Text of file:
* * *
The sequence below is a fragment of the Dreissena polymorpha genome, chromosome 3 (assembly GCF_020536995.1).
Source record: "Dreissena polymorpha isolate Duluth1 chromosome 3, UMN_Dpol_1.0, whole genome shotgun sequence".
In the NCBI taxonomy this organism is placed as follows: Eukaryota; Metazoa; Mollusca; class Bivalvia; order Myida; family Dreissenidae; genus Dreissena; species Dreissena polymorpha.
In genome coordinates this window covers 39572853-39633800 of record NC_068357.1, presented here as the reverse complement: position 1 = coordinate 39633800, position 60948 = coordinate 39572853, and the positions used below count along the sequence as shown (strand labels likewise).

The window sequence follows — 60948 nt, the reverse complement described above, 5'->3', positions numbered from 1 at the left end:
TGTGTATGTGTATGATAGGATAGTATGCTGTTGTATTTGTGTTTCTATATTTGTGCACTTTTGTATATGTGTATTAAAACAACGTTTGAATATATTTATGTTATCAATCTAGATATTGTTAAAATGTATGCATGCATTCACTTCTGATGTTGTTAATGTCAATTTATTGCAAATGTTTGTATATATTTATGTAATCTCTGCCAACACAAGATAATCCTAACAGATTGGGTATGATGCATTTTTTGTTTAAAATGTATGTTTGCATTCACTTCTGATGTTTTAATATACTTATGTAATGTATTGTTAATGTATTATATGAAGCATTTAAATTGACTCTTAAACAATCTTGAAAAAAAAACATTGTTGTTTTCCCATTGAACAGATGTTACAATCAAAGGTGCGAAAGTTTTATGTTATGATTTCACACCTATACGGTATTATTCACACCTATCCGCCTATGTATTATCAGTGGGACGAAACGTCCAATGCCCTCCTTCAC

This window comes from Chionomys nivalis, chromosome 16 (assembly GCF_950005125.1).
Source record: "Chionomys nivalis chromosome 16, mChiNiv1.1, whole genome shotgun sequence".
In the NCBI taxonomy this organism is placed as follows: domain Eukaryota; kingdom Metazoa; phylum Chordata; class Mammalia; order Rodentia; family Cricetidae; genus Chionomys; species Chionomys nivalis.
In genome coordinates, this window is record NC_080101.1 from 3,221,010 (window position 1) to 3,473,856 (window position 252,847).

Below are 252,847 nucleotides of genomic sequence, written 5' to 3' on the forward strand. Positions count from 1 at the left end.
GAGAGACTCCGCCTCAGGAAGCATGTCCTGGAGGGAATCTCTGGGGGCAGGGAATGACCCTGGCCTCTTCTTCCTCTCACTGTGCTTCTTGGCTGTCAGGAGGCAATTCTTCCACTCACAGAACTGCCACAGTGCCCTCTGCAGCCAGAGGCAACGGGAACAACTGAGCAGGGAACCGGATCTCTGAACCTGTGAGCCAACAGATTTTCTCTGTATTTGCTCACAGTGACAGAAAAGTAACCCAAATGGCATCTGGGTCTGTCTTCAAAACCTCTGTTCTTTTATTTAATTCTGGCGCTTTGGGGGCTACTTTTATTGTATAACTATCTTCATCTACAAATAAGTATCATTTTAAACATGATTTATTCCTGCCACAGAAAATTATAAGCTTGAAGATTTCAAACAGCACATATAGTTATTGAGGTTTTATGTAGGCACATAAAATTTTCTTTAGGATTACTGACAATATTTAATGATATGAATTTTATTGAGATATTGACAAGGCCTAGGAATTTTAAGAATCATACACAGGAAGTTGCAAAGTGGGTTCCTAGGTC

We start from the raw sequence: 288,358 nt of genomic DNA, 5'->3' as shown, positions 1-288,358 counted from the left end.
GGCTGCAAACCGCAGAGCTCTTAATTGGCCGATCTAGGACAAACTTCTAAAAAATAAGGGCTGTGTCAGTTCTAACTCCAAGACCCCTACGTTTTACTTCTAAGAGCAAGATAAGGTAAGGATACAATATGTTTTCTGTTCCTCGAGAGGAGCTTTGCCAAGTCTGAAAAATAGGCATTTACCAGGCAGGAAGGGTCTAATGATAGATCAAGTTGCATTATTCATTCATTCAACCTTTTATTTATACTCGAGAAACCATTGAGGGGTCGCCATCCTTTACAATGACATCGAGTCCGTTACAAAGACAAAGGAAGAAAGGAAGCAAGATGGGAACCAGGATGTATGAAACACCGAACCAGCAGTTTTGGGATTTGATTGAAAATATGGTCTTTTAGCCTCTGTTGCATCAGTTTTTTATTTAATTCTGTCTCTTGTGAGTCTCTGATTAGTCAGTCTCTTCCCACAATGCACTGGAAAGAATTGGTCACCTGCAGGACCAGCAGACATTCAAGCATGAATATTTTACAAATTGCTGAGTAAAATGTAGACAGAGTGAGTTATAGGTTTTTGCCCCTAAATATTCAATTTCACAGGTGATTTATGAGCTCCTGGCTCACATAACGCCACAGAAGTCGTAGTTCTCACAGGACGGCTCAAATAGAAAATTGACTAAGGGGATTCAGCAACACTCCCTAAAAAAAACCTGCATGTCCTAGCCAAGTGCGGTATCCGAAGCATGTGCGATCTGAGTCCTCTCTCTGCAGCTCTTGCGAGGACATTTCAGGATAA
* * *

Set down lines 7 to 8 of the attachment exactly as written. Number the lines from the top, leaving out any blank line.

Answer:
This window comes from Chionomys nivalis, chromosome 16 (assembly GCF_950005125.1).
Source record: "Chionomys nivalis chromosome 16, mChiNiv1.1, whole genome shotgun sequence".